Indefinite Pronouns: Anyone, Someone or No one?
As your English is improving, you start to notice more and more the subtleties of the language. A good way to work on such details is by taking private English lessons so that a teacher can focus on your individual needs. You should also try to self-diagnose your problem areas.
One of the difficulties that students have when learning English is mastering the correct use of indefinite pronouns. Today we’ll specifically focus on pronouns relating to people. This article will make the choice between “anyone”, “someone” and “no one” easier for you.
“Anyone” refers to “any person” and we use it when it doesn’t matter who the person is. In this context, the word “anyone” is always written together as one word. Have a look at the following examples:
Can anyone help me?
The person needs help but it doesn’t matter who the helper is. Questions like this could be addressed, for example, to a crowd of people.
Is anyone home?
This person wants to know if there’s someone at the house, they just want to know whether they’re on their own and they’re not looking for a specific person.
Please, don’t tell anyone.
The speaker in this sentence doesn’t want her news to be shared at all, they want it to remain a secret.
The good news about “anyone” is that it can be used interchangeably with “anybody” in most contexts, with a preference for “anyone” in formal communication such as in Business English.
What about “any one”? If you’ve ever seen that spelling, you may wonder whether it’s correct. The answer is: it depends. “Any one” with a space between the two words should only be used to refer to a member of a certain group. Compare these examples with the ones above:
Was any one of your children home?
This question refers to a representative of a specific group – one of the children of that person.
Any one of your friends could tell someone.
Just like in the previous example, also here the person is referring to someone from a specific group, one of the friends of the person they’re chatting to.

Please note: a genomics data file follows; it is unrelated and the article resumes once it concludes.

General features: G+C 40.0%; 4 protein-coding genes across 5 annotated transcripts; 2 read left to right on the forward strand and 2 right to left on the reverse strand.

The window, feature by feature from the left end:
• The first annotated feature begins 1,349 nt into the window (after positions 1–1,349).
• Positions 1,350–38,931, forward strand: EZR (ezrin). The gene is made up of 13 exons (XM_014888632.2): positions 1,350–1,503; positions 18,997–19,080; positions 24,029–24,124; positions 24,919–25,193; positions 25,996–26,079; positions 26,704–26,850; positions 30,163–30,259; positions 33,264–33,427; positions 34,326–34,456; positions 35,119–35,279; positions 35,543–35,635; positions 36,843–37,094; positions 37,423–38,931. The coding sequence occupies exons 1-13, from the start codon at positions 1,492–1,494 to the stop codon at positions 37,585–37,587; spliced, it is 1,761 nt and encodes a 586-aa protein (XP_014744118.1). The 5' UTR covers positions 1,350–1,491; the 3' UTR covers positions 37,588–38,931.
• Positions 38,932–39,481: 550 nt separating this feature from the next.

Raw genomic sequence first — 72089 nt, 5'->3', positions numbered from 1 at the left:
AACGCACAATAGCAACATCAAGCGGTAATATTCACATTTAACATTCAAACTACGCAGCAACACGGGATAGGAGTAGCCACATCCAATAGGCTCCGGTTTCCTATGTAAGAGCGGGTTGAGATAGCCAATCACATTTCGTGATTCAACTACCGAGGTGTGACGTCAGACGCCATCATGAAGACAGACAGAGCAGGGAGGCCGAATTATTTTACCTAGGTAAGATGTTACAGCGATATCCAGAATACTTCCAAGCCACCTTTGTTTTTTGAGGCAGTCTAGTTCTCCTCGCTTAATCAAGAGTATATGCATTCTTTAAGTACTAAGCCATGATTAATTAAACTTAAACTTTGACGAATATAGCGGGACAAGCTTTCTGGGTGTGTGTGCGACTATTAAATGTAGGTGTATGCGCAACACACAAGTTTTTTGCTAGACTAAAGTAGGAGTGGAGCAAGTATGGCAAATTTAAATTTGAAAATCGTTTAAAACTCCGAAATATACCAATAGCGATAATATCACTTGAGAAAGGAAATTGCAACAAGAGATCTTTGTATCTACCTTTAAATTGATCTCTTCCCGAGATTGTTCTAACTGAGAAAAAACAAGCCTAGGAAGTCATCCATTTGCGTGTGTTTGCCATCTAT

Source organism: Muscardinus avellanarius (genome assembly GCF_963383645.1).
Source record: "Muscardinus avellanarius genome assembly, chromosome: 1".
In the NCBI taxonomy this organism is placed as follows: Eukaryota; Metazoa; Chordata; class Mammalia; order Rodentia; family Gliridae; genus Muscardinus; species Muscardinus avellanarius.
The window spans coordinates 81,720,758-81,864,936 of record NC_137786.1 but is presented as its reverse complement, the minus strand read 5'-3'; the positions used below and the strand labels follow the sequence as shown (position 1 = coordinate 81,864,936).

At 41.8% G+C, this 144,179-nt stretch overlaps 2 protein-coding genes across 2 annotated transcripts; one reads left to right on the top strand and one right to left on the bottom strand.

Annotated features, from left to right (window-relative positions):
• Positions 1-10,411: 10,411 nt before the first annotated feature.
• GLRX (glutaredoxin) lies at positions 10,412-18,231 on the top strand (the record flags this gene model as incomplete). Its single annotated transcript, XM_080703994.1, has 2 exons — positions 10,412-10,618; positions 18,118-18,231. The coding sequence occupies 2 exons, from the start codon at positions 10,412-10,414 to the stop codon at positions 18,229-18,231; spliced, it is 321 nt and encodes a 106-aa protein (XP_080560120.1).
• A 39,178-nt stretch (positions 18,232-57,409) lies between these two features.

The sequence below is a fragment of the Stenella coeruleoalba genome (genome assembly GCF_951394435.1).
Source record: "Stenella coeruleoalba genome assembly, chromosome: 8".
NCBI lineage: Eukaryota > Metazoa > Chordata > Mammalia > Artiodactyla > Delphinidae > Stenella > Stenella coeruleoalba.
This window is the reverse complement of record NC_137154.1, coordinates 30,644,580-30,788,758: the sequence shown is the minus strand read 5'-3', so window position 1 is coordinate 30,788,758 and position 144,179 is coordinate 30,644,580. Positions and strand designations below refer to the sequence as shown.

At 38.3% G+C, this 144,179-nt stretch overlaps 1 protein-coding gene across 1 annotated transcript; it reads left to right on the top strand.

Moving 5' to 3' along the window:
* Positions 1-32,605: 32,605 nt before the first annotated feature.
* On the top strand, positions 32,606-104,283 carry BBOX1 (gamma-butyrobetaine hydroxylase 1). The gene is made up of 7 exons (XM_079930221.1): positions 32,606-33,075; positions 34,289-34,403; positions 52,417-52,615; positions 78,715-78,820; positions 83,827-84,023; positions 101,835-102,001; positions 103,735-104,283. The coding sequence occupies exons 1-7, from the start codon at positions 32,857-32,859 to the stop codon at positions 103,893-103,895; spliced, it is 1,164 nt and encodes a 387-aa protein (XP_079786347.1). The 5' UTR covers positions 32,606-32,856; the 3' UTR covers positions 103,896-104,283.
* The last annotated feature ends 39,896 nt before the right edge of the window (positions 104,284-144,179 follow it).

“Someone” is another indefinite pronoun relating to people. You can use it to refer to a person in a situation when you don’t know who they are or their identity doesn’t matter:
Someone has eaten my cake.
You don’t know who that person is but the cake is missing. There must have been a person behind the action of eating it but you don’t know who they are.
She just wanted to tell someone about her secret.
She didn’t care who she was going to tell, in fact, it could have been anyone.
I need someone to help me with this task.
In this sentence, it doesn’t matter who the helper is as long as the person obtains assistance from them.
Is “someone” the same as “somebody”? Sometimes one word sounds better than another, which is why Freddie Mercury sings “Somebody to love”. “Someone” is also considered a bit more formal. Many people won’t notice the difference but to be on the safe side use “someone” rather than “somebody” in formal correspondence or in your essays.
“No one” is an indefinite pronoun used to refer to an absence of a person. There are two acceptable spellings of this word “no one” and “no-one”.
No one said anything in John’s defence.
To paraphrase, of all the people present, not even one person defended John.
He trusted no one in the whole world.
In other words, there was not even one person in the whole world that he trusted.
No one ever remembers my name.
Here “no one” is used for the purpose of exaggeration to express someone’s complaint about the fact that people seem not to remember their name.
Just like in the case of “anyone” vs “anybody” and “someone” vs “somebody”, “no one” is also considered more formal than “nobody”.
Do you understand now the difference between indefinite pronouns “anyone”,“someone” and “no one”? Do you know when it would be better to use “anybody”, “somebody” and “nobody” instead of them? Here’s a quick gap filling exercise to help you check your comprehension of the topic:
- I’ve asked you not to tell __________!
- I told __________.
- Well, __________ did say something because now my mother knows about it!
Are you ready for the answers? Scroll down…
…In order of appearance, your answers should be ”anyone”, “no one” and “someone” with equally acceptable answers being “anybody”, “nobody” and “somebody”. Remember to avoid using the “-body” versions in the formal context.
You can use this article for reference, whenever in doubt. For best results with improving your English enrol in one of our courses and add a few private English lessons to your course!